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Moving beyond drugs to find health

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As summer slips away again, I’m reminded of how walking along the seashore listening to the continuous sound of crashing surf can clear our head and allow fresh perspectives.

In the local Walgreens parking lot, I had a beach-like moment and found an answer.  A CVS store had opened up on the other end of the same block and I puzzled over how these stores were both thriving while selling identical merchandise.

As I stood listening to waves of traffic, the answer hit me:  drugs.  They are drug stores.  There’s an insatiable demand for prescription and non-prescription medication.   People’s search for health is relentless.  Everyone needs to be healthy.

But are drugs the only way?

Reports say a lot of us don’t think so.  In addition to mega-dollars spent on drug-based health care, Americans also spend almost $34 billion each year out of their own pockets on alternative treatments.  Even 3 out of 4 U.S. health care workers use some form of complementary or alternative medicine (CAM) to stay healthy.

Prayer is no longer listed as part of CAM but the statistics still show an increasing percentage of people pray about their health.

I’m part of those statistics….Continue Reading

Our ‘inalienable right’ to better health

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We have the right to be free of ill-health.  In that spirit, my California colleague, Eric Nelson, shared this.  I actually saw the play he refers to when it had its world premiere in Minneapolis at the Guthrie Theater.  I’m glad to hear these comments from the playwright.  Here’s Eric…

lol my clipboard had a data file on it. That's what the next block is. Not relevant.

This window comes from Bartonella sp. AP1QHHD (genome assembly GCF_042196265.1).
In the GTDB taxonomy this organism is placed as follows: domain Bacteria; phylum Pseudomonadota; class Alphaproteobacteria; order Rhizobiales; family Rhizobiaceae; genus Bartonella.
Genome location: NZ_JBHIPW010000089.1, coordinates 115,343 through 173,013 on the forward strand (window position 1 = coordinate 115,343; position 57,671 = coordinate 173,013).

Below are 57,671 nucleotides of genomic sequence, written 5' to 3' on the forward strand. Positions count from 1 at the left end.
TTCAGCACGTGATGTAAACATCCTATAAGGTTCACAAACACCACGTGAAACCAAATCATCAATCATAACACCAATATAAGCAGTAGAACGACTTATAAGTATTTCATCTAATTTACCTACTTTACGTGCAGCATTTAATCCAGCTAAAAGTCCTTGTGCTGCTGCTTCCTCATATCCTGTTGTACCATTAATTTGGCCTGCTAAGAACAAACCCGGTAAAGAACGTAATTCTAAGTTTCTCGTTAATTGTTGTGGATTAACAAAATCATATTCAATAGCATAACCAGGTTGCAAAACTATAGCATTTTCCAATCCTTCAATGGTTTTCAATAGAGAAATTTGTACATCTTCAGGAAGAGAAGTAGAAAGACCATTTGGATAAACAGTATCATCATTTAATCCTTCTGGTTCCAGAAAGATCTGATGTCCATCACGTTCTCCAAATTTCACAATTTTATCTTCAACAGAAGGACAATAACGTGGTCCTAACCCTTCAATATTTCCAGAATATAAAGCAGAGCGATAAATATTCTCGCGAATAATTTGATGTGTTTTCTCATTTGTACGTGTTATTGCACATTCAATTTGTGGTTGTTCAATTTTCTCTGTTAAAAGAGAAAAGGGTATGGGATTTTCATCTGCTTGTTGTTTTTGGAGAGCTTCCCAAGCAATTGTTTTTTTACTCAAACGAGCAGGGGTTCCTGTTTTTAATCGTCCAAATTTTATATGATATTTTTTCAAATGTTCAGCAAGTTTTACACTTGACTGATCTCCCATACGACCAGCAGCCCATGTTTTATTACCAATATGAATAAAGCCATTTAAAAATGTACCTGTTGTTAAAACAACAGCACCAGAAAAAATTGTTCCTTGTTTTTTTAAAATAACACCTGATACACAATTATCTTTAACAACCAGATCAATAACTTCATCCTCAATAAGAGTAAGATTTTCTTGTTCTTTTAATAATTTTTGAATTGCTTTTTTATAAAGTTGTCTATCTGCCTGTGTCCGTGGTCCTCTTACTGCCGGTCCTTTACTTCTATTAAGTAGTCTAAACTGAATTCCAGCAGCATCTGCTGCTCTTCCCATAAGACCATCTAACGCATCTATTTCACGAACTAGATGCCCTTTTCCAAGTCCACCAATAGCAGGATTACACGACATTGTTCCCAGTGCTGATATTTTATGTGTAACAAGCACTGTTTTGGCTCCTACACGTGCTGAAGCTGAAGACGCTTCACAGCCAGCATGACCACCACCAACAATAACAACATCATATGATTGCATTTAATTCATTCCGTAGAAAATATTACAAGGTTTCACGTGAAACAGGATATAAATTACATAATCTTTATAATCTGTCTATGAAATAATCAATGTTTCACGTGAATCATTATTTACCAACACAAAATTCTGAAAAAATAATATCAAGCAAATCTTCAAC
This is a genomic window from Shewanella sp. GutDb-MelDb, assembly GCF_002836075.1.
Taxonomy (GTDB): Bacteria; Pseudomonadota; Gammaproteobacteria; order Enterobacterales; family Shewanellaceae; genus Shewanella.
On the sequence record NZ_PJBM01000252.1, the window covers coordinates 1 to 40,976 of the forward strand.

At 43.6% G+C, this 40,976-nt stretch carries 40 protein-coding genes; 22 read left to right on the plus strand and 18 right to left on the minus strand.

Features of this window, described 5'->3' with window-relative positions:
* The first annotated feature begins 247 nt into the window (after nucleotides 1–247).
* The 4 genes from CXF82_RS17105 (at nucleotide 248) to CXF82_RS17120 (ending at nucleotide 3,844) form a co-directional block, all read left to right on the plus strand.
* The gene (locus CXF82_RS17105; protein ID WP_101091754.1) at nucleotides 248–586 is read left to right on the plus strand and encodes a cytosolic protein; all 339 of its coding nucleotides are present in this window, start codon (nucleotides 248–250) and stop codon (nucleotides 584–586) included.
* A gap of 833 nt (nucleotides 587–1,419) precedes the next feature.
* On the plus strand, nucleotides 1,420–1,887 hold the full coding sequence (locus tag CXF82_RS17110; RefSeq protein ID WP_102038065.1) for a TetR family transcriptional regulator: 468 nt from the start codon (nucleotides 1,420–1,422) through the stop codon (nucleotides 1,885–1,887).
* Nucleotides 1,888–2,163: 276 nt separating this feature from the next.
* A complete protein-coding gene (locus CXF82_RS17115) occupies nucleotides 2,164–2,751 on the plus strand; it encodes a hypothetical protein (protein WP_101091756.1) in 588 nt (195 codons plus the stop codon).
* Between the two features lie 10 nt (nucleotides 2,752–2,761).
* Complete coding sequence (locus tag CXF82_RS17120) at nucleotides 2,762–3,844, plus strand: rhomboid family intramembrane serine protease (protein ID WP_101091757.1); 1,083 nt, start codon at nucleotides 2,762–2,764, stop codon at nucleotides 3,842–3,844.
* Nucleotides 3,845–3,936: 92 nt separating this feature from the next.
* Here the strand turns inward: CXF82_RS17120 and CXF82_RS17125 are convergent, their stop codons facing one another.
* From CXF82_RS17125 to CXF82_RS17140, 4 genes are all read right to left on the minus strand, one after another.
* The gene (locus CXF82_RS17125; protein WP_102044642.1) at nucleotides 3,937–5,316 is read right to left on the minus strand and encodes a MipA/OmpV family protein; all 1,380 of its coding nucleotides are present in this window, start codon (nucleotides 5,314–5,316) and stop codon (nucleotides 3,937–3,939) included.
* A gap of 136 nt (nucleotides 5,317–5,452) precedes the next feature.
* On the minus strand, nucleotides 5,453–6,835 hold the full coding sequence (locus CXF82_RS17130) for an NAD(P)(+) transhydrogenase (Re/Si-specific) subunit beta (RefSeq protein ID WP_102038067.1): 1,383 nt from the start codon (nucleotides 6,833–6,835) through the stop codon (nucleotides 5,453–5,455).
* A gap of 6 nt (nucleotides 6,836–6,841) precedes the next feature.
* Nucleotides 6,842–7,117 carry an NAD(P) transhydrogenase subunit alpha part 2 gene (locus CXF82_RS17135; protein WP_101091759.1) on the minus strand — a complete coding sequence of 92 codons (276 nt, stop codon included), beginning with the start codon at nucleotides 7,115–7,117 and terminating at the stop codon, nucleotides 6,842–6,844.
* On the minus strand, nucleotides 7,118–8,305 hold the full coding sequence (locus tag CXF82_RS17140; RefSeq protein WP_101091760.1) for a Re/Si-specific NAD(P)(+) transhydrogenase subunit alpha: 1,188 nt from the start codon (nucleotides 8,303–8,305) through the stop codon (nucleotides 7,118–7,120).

Tony Kushner can write. In fact he writes so well, he has received a Pulitzer Prize, two Tony Awards and, just last year, an Academy Award nomination for best adapted screenplay (“Lincoln”).

Tony Kushner also recognizes good writing.

During a recent radio interview to promote the west coast premier of his latest play, “The Intelligent Homosexual’s Guide to Capitalism and Socialism with a Key to the Scriptures,” he made a point of praising the prose of someone whose work features prominently in the play’s title: Mary Baker Eddy, the founder of the Christian Science Church and author of “Science and Health with Key to the Scriptures.”

“Mary Baker Eddy was a really wonderful writer,” said Kushner. “And she writes gorgeously. [Science and Health is] endlessly quotable. And I sorta fell in love with it. I didn’t become a Christian Scientist, but I found it tremendously moving.”

To commemorate the upcoming celebration of our nation’s independence, here’s a timely sample from “Science and Health” that relates both to humanity’s continued quest for freedom and, as Eddy puts it, our “inalienable right” to less suffering and better health: